Sometimes God showers his grace on us in big, glorious ways; often, it comes in small acts of providence. Today I again experienced the latter.
I was completely knocked out this morning with a horrific headache. I’ll skip a gory description, but just say that the pain was so severe at times that all I could do was cry out in pain, as if I were in labour. There was however no apparent purpose to this pain. I was stuck in bed except for the times I was running to the bathroom, sick to my stomach. It was not pretty.
My children spent these hours watching Netflix, fighting about what to watch on Netflix, as yelling about who could and could not sit beside them. As lunchtime was upon us, and I drifted in and out of sleep, I wondered what I would do about feeding the kids. Perhaps I would just have Markus serve everyone Cheerios, since there was no way I could get up to help them.
And then the doorbell rang. It was my mom. She went to buy the kids chicken nuggets and fries, while I prayed a prayer of thankfulness to my Father in heaven who loves this daughter enough to send help when the need is great. Amazing grace.
As a child, war seemed like a distant fabled tale, but the older I get the closer it feels to me. This morning we observed a ceremony of remembrance, paying tribute to the men and women who have served our country and are currently doing so. I was struck with a deeper realization than ever of what the cost of freedom is. I’m sure the recent attacks on our own soil have made the reality of threatened freedom much more real to me, and I am so grateful for those who have sacrificed to make possible the freedom we enjoy in Canada.
Thinking about doing something, and actually doing something are two very different things.
I often think about walking the leafy path at Beaver Creek, but I rarely make the time to actually get there. I think about mastering a new song on the piano, yet I don’t often make time to sit down and practice. I think about all the books I want to read to my kids, but I assume said children will be difficult and unable to sit still and I will inevitably lose my mind (likely true!) so I don’t even start the books. I think about having my friends over for a party just because we’re friends and I enjoy their company, but I don’t take the initiative to throw that party because I’m busy and so is everyone else. The list goes on and on with all the things I think of doing, but don’t.
Writing is one of those things. I think about it too much, and don’t do it enough.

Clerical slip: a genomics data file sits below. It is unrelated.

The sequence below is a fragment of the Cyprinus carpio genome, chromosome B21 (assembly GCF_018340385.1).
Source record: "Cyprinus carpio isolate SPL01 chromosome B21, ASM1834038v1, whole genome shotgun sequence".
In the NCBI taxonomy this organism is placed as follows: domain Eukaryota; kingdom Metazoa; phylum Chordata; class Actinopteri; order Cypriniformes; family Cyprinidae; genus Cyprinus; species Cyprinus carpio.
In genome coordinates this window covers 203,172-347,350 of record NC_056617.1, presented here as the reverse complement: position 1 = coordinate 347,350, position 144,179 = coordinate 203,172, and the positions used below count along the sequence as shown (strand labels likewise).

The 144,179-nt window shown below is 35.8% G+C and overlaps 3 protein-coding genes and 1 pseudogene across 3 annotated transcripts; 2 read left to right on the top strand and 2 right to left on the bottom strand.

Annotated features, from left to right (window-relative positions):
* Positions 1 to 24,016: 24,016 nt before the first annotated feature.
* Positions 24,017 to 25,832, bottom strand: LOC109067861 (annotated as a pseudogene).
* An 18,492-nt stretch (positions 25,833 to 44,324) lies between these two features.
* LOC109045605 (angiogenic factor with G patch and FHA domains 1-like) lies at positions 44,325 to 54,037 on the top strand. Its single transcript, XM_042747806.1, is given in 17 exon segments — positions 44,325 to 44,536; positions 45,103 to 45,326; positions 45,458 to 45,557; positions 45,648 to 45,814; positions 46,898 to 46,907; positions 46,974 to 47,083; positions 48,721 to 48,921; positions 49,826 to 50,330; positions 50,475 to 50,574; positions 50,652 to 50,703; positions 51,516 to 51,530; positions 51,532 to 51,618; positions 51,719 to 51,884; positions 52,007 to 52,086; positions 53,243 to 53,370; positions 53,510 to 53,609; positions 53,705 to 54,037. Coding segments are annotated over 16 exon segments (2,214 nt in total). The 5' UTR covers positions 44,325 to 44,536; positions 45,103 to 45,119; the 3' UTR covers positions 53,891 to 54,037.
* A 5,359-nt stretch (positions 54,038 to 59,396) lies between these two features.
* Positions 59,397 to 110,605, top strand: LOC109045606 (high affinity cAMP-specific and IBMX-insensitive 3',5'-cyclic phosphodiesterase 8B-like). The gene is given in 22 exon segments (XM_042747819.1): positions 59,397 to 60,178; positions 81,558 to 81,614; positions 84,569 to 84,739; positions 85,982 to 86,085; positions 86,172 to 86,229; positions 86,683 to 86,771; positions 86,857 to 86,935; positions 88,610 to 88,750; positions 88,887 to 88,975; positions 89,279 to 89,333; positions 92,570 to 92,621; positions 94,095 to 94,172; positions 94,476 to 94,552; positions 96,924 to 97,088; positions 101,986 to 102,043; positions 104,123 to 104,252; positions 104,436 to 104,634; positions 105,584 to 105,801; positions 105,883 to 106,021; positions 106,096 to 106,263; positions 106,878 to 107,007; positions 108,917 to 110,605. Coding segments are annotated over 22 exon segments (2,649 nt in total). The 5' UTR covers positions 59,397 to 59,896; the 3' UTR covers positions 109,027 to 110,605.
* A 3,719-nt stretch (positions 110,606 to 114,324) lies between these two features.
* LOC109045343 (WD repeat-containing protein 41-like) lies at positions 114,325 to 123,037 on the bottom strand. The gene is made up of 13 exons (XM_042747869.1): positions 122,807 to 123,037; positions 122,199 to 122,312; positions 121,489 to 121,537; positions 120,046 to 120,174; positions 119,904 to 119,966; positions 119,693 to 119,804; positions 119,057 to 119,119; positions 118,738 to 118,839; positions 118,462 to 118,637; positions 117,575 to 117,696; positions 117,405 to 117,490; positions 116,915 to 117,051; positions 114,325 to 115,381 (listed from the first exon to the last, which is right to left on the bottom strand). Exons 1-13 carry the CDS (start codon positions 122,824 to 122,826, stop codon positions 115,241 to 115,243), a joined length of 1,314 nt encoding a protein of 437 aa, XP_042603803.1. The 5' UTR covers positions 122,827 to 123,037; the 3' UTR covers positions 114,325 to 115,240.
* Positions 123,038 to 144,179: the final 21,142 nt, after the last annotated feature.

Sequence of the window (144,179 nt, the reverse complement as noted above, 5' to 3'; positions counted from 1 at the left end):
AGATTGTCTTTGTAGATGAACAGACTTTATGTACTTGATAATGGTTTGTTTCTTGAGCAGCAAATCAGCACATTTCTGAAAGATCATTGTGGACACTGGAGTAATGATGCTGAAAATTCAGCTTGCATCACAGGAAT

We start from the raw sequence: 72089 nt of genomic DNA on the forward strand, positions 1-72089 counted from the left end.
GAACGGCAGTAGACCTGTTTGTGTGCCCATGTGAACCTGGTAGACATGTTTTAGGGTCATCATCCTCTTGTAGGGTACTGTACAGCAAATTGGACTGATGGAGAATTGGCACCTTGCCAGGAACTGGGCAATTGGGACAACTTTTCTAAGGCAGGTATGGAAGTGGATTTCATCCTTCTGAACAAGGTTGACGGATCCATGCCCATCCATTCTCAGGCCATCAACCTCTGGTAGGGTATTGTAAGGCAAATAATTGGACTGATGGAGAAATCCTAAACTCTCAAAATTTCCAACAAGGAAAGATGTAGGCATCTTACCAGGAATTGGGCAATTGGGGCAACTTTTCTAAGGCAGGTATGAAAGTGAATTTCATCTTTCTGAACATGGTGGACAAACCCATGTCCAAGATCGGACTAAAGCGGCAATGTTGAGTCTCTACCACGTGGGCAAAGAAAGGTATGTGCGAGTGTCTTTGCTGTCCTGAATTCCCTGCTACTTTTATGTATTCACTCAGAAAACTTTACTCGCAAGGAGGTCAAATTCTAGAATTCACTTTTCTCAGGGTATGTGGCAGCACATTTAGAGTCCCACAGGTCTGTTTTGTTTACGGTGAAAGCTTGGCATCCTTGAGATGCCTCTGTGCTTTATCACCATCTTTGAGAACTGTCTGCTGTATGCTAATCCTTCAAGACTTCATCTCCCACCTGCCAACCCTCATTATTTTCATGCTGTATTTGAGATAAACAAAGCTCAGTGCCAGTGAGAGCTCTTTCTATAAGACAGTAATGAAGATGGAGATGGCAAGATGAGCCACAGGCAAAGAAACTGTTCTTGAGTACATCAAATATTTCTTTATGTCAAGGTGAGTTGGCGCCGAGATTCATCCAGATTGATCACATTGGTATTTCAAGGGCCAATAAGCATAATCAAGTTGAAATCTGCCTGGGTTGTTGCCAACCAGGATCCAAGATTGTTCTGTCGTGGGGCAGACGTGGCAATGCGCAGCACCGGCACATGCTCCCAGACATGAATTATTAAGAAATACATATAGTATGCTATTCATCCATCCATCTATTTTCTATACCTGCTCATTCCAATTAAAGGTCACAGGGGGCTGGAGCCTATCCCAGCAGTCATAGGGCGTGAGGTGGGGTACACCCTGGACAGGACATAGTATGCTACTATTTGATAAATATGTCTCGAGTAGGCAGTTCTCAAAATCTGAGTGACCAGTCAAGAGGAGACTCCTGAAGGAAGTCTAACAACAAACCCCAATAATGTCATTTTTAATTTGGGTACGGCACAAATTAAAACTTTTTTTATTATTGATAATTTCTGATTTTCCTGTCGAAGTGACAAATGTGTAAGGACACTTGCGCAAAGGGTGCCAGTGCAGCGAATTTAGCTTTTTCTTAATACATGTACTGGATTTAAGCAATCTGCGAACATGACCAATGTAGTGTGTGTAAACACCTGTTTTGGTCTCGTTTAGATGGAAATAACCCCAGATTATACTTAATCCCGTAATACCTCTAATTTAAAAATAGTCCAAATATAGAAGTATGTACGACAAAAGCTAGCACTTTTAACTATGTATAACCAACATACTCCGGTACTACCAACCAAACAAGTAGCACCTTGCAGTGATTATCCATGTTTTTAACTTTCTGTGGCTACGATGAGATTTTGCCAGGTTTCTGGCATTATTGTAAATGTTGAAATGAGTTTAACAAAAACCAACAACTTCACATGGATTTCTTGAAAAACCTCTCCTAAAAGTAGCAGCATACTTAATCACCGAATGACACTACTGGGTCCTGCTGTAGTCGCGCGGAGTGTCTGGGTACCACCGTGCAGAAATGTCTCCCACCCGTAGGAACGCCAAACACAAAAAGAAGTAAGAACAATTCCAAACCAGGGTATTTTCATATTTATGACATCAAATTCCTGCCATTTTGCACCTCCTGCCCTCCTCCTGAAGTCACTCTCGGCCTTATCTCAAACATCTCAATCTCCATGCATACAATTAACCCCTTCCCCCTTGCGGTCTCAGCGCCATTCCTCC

Thinking is a good thing, but doing: doing is also very good.
I’d like to be more of a doer.
“Among conservative Christians there is sometimes the mistaken notion that if we are truly gospel-centered we won’t talk about rules or imperatives or moral exertion. We are so eager not to confuse indicatives (what God has done) and imperatives (what we should do) that we get leery of letting biblical commands lead uncomfortably to conviction of sin. We’re scared of words like diligence, effort, and duty. We know legalism (salvation by law keeping) and antinomianism (salvation without the need for law keeping) are both wrong, but antinomianism feels like a much safer danger.
“Then there’s the reality that holiness is plain hard work, and we’re often lazy. We like our sins, and dying to them is painful. Almost everything is easier than growing in godliness. So we try and fail, try and fail, and then give up. It’s easier to sign a petition protesting man’s inhumanity to man than to love your neighbour as yourself. It’s one thing to graduate from college ready to change the world. It’s another to be resolute in praying that God would change you.”
– Kevin DeYoung, The Hole in our Holiness
“My soul, begin this wintry month with your God. The cold snows and the piercing winds all remind you that He keeps His covenant with day and night, and tend to assure you that He will also keep that glorious agreement which He has made with you in the person of Christ Jesus. He who is true to His Word in the revolutions of the seasons of this poor sin-polluted world will not prove unfaithful in His dealings with his own dearly-loved Son.”
– C.H. Spurgeon, Morning and Evening
“It is at once the most Christlike and the most happy course for a believer to cease from living for himself. He who blesses others cannot fail to be blessed himself. On the other hand, to seek our own personal greatness is a wicked and unhappy plan of life, its way will be grievous and its end will be fatal.
Here is the place to ask you, my friend, whether you are to the best of your power seeking the wealth of the church in your neighborhood? I trust you are not doing it mischief by bitterness and scandal, nor weakening it by your neglect. Friend, unite with the Lord’s poor, bear their cross, do them all the good you can, and you shall not miss your reward.”
– C.H. Spurgeon, Morning and Evening